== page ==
I always wanted to be an artist, but it felt like a door that would not open. I was always quietly envious of those who could draw or sculpt or perform in any way. My talents were with words. My friends jokingly call me names like Webster Debster and in school I was a whiz at things like memorizing 100 words of Latin vocabulary during school lunch. I even managed to pick up an additional spoken language in my twenties. But if you put a pencil in my hand and told me to draw, or gave me clay with which to sculpt, you would receive a finished piece that looked like a four year old had created it. It wouldn’t be until my nephews started reading that the door to artistry finally unlocked itself.
The boys and I had a weekly ritual of going to a local bookstore. As a lover of words, it thrilled me to share the world of books with them. One night, however, my voice was too strained to continue reading so we looked in the children’s craft area for a project. We selected a book on balloon twisting and I learned to make twenty very basic designs that same night. The boys and I were hooked!
I was fortunate that the book I found (Balloon Animals by Aaron Hsu Flanders) was one of the best written on the subject, with photographs that demonstrated how to hold the balloon while twisting. An engineer would appreciate the technical simplicity of the photo tutorials. I came to understand shapes and sequences and was set free from the constraints of having to draw a perfectly straight or curved line. The beautiful thing about twisting balloons is that, if inflated carefully, they are a perfect straight or curved line. As the artist, it is my job to size them correctly and manipulate them into shapes.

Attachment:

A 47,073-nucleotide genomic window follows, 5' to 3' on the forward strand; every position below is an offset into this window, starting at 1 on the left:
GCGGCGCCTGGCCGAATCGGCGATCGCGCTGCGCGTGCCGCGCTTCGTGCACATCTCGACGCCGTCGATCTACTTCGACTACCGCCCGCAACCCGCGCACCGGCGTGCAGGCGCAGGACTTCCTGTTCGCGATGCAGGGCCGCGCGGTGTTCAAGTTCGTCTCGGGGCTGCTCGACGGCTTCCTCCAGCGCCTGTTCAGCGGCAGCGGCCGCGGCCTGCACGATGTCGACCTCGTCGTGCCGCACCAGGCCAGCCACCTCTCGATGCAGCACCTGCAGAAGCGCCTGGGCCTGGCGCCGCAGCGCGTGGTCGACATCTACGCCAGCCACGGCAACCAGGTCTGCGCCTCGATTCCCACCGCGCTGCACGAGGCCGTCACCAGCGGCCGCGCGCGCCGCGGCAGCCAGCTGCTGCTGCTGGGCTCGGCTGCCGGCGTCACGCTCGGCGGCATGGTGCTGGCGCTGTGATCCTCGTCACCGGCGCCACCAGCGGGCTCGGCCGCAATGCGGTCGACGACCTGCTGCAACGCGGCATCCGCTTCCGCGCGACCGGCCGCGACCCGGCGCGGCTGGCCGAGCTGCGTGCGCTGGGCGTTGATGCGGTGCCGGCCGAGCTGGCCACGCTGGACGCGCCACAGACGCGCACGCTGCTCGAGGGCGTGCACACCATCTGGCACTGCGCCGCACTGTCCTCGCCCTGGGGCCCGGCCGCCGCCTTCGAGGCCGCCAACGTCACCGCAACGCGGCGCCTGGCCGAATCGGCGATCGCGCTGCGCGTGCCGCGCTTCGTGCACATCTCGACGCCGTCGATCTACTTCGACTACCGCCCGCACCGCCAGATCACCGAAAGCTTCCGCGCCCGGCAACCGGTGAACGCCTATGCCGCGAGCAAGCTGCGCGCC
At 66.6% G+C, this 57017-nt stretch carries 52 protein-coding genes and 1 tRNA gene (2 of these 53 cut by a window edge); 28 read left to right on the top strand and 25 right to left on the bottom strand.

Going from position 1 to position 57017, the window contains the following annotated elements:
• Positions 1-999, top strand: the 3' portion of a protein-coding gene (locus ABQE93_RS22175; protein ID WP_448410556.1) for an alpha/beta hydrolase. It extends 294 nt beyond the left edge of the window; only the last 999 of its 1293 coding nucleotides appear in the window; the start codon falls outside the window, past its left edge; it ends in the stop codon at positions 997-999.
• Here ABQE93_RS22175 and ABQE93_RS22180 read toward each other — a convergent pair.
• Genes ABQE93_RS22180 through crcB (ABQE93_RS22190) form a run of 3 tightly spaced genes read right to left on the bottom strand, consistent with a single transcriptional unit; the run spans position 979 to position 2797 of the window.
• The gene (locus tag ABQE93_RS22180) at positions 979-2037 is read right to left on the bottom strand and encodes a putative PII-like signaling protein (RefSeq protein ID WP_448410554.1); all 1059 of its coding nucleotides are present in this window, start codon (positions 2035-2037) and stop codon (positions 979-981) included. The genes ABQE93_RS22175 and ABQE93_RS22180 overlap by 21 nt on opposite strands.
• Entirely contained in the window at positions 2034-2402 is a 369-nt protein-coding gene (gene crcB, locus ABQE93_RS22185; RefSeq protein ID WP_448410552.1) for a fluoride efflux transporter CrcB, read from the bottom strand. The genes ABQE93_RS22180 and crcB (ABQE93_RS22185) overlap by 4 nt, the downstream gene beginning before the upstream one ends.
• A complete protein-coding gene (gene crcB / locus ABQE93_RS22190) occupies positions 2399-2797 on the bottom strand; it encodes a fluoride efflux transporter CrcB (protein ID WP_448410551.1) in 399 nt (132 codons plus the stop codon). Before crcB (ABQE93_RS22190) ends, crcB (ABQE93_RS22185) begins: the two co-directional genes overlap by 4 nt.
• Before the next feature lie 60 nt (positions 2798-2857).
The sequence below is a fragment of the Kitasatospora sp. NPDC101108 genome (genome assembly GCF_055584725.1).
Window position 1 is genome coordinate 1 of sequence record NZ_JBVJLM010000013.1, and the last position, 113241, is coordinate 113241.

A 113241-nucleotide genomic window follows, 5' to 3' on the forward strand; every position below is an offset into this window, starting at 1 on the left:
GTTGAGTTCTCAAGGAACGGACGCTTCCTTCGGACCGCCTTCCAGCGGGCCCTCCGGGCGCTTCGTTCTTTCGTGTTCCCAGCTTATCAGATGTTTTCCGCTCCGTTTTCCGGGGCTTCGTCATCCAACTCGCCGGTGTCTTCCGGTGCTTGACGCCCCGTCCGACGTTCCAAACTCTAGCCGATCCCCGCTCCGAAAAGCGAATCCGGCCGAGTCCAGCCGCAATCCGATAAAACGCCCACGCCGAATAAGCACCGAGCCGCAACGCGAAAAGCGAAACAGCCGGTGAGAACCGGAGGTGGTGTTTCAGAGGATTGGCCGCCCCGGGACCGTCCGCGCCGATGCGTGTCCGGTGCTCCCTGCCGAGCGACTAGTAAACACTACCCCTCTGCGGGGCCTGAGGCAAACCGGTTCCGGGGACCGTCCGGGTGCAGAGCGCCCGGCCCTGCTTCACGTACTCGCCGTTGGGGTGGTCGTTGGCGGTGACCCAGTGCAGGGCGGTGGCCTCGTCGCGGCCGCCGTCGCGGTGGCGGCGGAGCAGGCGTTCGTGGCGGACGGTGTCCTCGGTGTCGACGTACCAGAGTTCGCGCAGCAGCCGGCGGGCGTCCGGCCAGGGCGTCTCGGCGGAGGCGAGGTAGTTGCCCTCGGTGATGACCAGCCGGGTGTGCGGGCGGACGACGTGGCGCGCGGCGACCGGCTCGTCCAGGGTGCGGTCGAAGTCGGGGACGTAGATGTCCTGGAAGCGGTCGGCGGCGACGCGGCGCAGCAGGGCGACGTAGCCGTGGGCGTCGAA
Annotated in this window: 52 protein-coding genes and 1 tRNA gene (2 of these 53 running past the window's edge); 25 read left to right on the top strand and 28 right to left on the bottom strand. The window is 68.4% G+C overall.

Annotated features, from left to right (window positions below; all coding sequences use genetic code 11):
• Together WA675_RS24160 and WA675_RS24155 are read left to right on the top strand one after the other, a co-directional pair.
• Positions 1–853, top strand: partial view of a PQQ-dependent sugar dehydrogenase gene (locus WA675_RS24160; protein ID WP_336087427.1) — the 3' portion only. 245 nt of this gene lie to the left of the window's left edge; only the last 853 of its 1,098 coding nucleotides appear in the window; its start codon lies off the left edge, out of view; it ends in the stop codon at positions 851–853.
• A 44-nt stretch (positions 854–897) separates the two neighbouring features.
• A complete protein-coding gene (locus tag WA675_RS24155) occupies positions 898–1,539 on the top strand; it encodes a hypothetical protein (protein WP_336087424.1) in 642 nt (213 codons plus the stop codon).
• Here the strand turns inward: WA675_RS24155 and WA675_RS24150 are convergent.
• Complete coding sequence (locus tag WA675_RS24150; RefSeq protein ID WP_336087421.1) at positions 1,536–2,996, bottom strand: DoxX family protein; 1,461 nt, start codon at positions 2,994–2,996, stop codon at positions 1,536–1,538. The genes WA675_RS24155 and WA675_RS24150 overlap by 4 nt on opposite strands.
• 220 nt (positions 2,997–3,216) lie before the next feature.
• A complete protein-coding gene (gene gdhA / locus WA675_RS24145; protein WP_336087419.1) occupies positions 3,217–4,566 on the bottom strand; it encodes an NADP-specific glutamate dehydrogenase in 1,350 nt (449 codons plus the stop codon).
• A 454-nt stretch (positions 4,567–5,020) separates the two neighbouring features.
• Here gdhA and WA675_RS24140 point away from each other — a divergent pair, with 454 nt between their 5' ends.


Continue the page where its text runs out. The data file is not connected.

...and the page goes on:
After a few years of twisting, I flew to California for the Twist and Shout balloon convention. I was invited to dinner with Ted and Betty Vlamis, owners of the Pioneer Balloon Company which manufactures the wonderful Qualatex balloon brand. As we introduced ourselves at the table, I felt that old “I’m not an artist!” frustration creep back. The other guests were art school graduates and accomplished visual artists and performers. Yet there I was too, privileged to be at their table. After I told my story of how I began ballooning, Ted Vlamis looked at me and softly said, “You get it. The balloon is the line, and that has freed you to find your art. And because you waited so long to find it, you will love it more.” And so I do.